Robin: How do you feel about now that everything is in place and my bike is overstuffed, minus one bag, we abandoned all of this and make Wisco disco happen.

Brian: Let's get started on, let's try part of it. Okay. So for Wisco disco, we need how many three full days, three

Robin: maps, non repetitive. And we're in the center of Driftless Access. Now I went on one of the routes that we would use just as a warmup. Travis and I went and rode the Boaz Kaz route created by Dale Hoke, who runs Driftless Riding Adventures, Driftless Roads, USA. That's the website. He was on the, uh, podcast years back. Problem is, is that the Boaz Kaz route will not do yes. I want this to be a level three, like a three helmets of difficulty out of five tour. But I want it to be that based on singular lodging location. So we need one place to drop our kit and then we go ride our bikes at level four and level five helmets from that location discuss.

Brian: Like this Boaz Kaz, whatever it's, uh, it's really, it's, it's concentrated. So there's a lot, it's a lot of good stuff, but it's all in that one place. With three days to play with, you have the opportunity to really get a lot further out and come back different ways and do interesting things. You cross at Prairie du Chien, for example. That's a really beautiful route. Not super, super technical or anything, although you can get some, you can get in a lot of twisties, but it's got a lot of variety, got a lot of beautiful scenery along the river, and then you cross back over around La Crosse. Are you, are you looking at his maps or building one of your own in

Robin: your head?

Brian: No, I'm, I'm looking at the, I'm looking at the, the Boaz one.

Robin: Yeah, no, we can do better. Together we can do better. Actually, you alone can do better because you know where you're looking for the landscapes or ridge line. You know what we want. We want to go for the sweepers and the pavement and the hard cornering and the, the whoop ass and the rural and the, the hollows and the. All the weird named roads and the alphabet soup. We want that and we want it in mass and not repetitive. That's the mission. The punchline to me telling you about the Boaz casting was that it didn't do the job and it won't do the job. They're great roads. They're wonderful riding. They're just not enough for the thrill seeking that I'm after.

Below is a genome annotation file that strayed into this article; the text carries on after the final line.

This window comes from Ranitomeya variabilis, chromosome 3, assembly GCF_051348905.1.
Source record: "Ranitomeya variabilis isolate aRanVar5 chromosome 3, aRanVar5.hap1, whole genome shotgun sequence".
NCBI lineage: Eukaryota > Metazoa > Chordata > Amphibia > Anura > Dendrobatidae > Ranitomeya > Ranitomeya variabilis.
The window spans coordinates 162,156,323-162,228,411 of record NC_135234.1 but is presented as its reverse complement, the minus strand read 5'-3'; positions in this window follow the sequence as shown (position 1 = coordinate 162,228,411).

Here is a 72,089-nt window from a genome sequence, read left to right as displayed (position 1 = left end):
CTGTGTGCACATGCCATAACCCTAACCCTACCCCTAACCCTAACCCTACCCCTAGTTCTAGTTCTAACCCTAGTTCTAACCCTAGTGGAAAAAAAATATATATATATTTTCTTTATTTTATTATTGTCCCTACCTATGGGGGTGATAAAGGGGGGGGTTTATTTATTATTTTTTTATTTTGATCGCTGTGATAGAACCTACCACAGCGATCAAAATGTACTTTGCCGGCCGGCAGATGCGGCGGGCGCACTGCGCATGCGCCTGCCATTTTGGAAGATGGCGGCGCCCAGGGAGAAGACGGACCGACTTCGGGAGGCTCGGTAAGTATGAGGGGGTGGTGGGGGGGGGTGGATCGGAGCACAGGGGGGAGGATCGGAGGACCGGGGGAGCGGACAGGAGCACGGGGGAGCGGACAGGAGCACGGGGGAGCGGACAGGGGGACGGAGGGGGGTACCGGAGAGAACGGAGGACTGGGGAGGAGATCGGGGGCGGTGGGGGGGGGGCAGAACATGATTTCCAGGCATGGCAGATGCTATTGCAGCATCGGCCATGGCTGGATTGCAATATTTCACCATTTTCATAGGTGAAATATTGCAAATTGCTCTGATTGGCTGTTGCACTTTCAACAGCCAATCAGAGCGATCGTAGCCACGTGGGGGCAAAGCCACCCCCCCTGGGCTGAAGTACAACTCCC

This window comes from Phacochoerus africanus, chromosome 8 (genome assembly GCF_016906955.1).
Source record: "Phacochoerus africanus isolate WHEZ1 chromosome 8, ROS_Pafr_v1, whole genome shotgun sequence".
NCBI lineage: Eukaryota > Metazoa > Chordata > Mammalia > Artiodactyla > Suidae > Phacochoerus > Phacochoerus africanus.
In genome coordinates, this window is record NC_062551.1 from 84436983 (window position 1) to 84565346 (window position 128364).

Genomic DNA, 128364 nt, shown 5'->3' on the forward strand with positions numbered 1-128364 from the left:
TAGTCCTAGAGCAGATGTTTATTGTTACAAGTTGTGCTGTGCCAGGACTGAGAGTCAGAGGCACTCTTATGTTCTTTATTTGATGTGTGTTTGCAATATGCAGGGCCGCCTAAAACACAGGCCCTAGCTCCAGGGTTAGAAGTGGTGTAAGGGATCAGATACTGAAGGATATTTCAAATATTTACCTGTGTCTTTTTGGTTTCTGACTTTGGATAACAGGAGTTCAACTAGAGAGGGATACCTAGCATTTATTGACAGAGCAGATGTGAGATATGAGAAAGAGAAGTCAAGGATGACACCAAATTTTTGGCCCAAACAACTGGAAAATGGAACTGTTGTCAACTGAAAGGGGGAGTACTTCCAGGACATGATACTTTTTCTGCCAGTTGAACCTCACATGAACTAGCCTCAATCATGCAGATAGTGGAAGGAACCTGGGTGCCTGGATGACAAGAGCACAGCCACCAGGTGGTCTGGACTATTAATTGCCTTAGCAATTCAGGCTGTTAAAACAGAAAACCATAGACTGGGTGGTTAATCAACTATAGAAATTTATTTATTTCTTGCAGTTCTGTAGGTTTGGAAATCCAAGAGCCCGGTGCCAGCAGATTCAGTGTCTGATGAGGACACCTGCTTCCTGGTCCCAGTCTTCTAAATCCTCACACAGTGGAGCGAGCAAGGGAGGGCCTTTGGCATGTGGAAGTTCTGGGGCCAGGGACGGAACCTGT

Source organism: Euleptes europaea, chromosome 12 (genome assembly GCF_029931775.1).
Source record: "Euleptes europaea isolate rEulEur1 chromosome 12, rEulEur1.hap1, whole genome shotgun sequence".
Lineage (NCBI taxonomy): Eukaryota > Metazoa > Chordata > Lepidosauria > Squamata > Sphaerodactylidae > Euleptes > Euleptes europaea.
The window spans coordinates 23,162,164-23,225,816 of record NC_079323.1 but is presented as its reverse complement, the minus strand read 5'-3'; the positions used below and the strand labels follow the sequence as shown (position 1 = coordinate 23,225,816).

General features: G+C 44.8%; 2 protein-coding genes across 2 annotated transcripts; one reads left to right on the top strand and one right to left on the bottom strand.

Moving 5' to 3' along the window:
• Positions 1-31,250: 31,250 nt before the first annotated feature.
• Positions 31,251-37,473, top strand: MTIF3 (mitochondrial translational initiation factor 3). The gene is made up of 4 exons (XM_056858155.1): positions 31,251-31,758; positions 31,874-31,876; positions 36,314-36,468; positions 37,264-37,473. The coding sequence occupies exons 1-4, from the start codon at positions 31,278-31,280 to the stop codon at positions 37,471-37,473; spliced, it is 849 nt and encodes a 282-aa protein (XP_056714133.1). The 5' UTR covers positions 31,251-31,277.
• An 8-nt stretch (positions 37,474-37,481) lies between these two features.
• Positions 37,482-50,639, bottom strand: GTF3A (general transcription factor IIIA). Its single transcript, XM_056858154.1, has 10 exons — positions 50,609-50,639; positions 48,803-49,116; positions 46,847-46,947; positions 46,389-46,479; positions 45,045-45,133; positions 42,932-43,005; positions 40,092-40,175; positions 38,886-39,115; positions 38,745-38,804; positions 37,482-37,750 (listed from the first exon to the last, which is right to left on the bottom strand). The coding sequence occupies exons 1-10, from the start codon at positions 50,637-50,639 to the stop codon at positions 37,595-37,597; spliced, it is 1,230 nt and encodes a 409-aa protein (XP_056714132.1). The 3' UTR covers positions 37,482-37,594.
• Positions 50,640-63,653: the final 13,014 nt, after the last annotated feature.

Brian: Not to get all meta here, but one of the things I think is really important is to kind of experience, uh, a place that's different to branch out. Like in the past, we've had rides where we get over into Iowa and it's a different planet over there. Absolutely. We also get over into some of the really interesting, we get pretty far north into Minnesota and then cross back over. So hit those, you know, those bluffs and stuff along the river. They're a lot of fun. There's a lot of scenery to look at. So basically like more variety, you know, get away from the, the dairy areas in Wisconsin. And, you know, go experience something different and, and that you don't have at home.

Robin: And if we overflow, then you become the sweep rider. But for now, Maggie will join us. What do you think?

Brian: I don't know what a sweep rider does, so you'll have to educate me.

Robin: Sweep rider, CPR certified, never passes the last rider, has a first aid kit on them, and is an emergency guide to the correct location should people get separated. Oh, okay.

Brian: Well, that's easy.

Robin: I'm not CPR certified right now, actually. Well, we're going to work on that. And it's worth it. Dang it. And if you're not anybody out there, two things you can do to make the world better one, learn CPR and first aid to maybe learn a little bit of sign language. I think you should share your screen and you should start a ride with GPS route and you should begin building my Wisconsin Driftless tour. All

Brian: right. One of the things, I think we need a destination each day.

Robin: All

Brian: right. And I haven't, haven't figured that out yet. So maybe that's something we can talk about and then, and then start building around that. So let me, um, how about I do it. I'll start a map

Robin: and then you can direct me, but I'll help. I'll put, have some input.

Brian: All right. So you're going to start out in Richland center, Wisconsin.

Robin: That is the plan. This will be day one, uh, Richland center, Wisconsin,

Brian: bam, bam, bam, bam. We're going to start the route. All right. So what you want to do is get on that, uh, four lane, uh, state high. No,